Feb 172012
 


Today is a continuation of Jennifer Lynn’s multipart series on Heart Rate Training Decoded. If you missed part 1, check out this link to get caught up.

Welcome back to the Fitness Electronics Blog for the day! This post is a continuation of a previous blog  (Heart Rate Training Decoded Part 1). We will pick up at Step 4.

The last entry asked for you to record your resting heart rate, ambient heart rate, and the highest observed heart rate during your workouts. It is time to get a little more in-depth about maximum heart rate and recovery heart rate so …. here we go!

What is Maximum Heart Rate? According to The Heart Rate Monitor Guidebook, “Your maximum heart rate by definition is the greatest number of times your heart can beat within a one-minute period. Your heart can only contract so fast and not one beat faster–that’s why it’s called your maximum heart rate……EVERYONE’S maximum heart rate IS DIFFERENT. Two individuals who are both fifty years old could have a difference AS HIGH AS 40 BEATS between their maximum heart rates.”

The definition and information in the previous paragraph is of KEY importance. It is quite common for people to say, “What should my max heart rate be?”  The answer is not black and white! Every single person has a different heart beat so the magic of heart rate training begins when you can recognize this and train within your  heart rate zones.

How do I find my max heart rate?

There are several methods we will discuss today. After you read the descriptions, pick one or two of these methods and test out your max heart rate. This information will prepare you for Part 3 which will discuss training zones and periodization.

1. The most common method is know as the “talk test.”  During the “talk test,” you exercise until you find talking uncomfortable and then add 30-40 beats per mimute (BPM) to that number, resulting in a guesstimate of your maximum.” (The Heart Rate Monitor Guidebook)

The talk test is a good starting point, however, there are several other tests that can give you more accurate information.

2. Take a sub-max test. A sub-max test is what it sounds like…a way to determine your maximum heart rate without getting at all close to your maximum heart rate. This method is much safer than actually attempting to reach your true max heart rate. Also, while on the topic of safety, never exercise unless you or your doctor deems you fit to take these tests. This blog is just a guide to understanding heart rate training. Before implementing such a plan, as always, seek the advice of a physician.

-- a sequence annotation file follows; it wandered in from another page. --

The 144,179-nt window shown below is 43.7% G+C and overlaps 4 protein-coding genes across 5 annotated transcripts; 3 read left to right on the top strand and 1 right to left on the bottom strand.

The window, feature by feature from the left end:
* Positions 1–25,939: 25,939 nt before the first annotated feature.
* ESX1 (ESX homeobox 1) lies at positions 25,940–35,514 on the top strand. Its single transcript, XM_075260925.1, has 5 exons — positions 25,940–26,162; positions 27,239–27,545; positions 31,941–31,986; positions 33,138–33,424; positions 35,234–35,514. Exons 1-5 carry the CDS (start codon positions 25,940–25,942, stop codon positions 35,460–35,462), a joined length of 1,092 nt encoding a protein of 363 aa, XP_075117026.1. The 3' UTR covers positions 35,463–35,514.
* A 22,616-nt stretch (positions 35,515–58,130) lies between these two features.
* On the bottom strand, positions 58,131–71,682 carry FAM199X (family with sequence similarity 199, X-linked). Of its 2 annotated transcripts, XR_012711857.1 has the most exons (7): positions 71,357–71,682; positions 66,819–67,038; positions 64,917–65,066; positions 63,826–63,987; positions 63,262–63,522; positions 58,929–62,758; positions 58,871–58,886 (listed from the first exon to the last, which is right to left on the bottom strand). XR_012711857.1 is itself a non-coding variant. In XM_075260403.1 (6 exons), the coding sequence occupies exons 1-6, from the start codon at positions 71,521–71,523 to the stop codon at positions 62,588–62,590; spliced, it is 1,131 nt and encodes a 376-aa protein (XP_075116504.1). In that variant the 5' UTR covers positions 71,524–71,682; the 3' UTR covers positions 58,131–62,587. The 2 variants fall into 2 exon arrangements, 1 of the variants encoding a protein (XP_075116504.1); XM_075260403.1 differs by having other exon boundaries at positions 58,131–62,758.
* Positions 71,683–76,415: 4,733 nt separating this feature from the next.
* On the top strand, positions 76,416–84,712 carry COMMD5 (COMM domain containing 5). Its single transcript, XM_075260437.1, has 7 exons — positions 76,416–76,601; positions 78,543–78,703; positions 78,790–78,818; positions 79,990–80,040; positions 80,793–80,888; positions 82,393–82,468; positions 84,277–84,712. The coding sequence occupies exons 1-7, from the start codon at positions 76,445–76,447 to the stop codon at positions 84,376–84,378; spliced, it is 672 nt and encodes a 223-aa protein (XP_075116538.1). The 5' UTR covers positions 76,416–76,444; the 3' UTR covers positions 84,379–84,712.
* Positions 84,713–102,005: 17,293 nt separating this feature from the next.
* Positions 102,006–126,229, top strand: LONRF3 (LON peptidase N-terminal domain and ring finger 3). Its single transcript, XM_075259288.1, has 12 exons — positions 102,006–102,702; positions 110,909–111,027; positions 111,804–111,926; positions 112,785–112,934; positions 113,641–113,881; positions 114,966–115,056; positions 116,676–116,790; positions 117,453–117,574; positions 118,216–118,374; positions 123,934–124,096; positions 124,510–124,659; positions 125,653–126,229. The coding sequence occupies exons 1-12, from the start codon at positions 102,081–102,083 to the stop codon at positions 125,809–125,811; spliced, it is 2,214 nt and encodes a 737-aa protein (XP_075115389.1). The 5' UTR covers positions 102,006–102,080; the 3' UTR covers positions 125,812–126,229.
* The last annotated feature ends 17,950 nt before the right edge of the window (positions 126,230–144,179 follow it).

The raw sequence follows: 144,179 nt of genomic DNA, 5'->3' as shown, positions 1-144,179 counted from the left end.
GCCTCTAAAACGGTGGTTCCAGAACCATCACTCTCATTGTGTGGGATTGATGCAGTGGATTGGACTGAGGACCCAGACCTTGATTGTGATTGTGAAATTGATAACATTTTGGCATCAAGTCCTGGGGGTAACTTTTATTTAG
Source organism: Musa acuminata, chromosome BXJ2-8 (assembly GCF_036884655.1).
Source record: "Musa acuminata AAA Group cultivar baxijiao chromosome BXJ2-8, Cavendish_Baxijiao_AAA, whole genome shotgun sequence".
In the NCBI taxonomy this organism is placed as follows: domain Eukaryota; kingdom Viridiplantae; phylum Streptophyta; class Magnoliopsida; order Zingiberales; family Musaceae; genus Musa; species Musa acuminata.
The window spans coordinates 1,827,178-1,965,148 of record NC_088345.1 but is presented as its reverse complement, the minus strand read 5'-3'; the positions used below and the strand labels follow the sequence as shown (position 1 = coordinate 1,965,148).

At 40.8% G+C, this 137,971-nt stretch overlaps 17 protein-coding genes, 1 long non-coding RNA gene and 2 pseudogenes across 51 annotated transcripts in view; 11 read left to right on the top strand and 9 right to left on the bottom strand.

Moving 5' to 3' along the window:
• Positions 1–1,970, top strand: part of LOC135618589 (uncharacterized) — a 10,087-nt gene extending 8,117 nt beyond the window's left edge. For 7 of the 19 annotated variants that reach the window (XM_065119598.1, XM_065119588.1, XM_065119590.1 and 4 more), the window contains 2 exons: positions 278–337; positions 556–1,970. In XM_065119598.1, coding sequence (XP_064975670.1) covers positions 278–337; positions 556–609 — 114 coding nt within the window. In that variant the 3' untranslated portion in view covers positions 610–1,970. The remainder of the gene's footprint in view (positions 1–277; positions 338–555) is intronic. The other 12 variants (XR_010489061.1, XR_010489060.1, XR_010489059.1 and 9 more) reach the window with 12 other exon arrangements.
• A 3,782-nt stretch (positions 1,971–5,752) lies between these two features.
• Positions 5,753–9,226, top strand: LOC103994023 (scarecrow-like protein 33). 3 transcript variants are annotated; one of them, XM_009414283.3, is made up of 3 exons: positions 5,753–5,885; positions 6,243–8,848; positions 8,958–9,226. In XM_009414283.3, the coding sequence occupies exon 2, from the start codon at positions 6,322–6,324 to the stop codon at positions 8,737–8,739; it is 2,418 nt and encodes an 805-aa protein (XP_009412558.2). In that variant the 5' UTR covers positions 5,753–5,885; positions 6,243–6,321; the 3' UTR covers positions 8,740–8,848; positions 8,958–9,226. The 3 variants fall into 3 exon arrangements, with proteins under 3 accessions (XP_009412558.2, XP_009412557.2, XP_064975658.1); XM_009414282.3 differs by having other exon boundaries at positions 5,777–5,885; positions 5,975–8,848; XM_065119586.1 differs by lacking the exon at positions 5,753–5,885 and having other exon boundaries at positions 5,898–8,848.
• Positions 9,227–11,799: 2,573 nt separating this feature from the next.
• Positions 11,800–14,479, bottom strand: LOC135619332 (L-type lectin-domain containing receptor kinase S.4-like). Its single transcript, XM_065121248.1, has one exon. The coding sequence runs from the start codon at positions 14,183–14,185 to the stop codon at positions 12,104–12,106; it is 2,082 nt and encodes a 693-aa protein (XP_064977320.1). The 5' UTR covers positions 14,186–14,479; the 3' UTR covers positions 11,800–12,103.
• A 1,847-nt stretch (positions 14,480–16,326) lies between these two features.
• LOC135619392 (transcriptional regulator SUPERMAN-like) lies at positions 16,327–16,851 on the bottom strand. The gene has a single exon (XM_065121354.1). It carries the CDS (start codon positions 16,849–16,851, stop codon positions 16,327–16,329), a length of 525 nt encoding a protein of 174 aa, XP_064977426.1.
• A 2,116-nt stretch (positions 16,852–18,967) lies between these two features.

Determine your fitness level based on the descriptions below via Heart Rate Monitor Guidebook:

a. Low Shape–if you do not exercise at all, or if you have not exercised recently (8 or more weeks), follow the low shape guidelines.

b. Average Shape–you walk a mile 3x/week,or participate in any aerobic activity 3 times a week for 20 minutes.

c. Excellent Shape–you regularly have training sessions that total more than 1 hour a week, or you walk or run at least 5 miles a week.

Now that you have an idea of your level of fitness pick one or more of the following tests and get to gettin’!!

 

Test 1: The 1-minute Chair Test: Walk easily for 5-10 minutes to warm-up then sit and stand 30 times in one minute. That means 1 second to stand up and 1 second to sit down. I suggest setting a metronome to 60 beats per minute or watching the second hand on a clock to keep you pace correct. During the course of this minute, notice the Heart Rate and record your peak heart rate (highest number). After establishing your peak heart rate, refer to the following formulas.

a. Low Shape: Peak Heart Rate plus 40 bpm equals estimated max heart rate.

b. Average Shape: Peak Heart Rate plus 50 bpm equals estimated max heart rate.

c. Excellent Shape: Peak Heart Rate plus 60 bpm equals estimated max heart rate.

d. Fit Athlete: Peak Heart Rate plus 70 bpm equals estimated max heart rate.

 

Test 2: 3-minute Step Test: Warm up for 5-10 minutes with an easy walk then find a standard step of 8-12 inches in height. Using the foot pattern of right-left-right-left or up-up-down-down, you will begin your test. You have one second to step up and one second to step down which equals thirty step ups per minute. Again, feel free to use a metronome to keep your pace or a clock. Record your peak heart rate.

At the end of your step test, apply the following formula:

a. Low Shape: Peak Heart Rate plus 55 bpm equals estimated max heart rate

b. Average Shape: Peak Heart Rate plus 65 bpm equals estimated max heart rate

c. Excellent Shape: Peak Heart Rate plus 75 bpm equals estimated max heart rate

d. Fit Athlete: Peak Heart Rate plus 85 bpm equals estimated max heart rate

 

Test 3:  Two by Four Minutes: Warm up for 5-10 minutes then increase your exercise intensity quickly until you reach the highest heart rate you think you can sustain for an extended period of time. Hold this heart rate number for 4 minutes then slow down/decrease your effort for 2 minutes and repeat the test a second time for 4 minutes. Take the average of the two 4-minute efforts.

At the end of the test, apply the following formula:

a. Low Shape: Peak Heart Rate plus 50 bpm equals estimated Max Heart Rate

b. Average Shape: PHR plus 40 bpm equals estimated MHR

c. Excellent Shape: PHR plus 30 bpm equals estimated MHR

d. Fit Athlete: PHR plus 20 bpm equals estimated MHR

 

Now that you have 3 possible options, let’s meet back here next time and learn what to do with your Max Heart Rate Data!

Thanks for reading and for taking care of your health one day at a time!!

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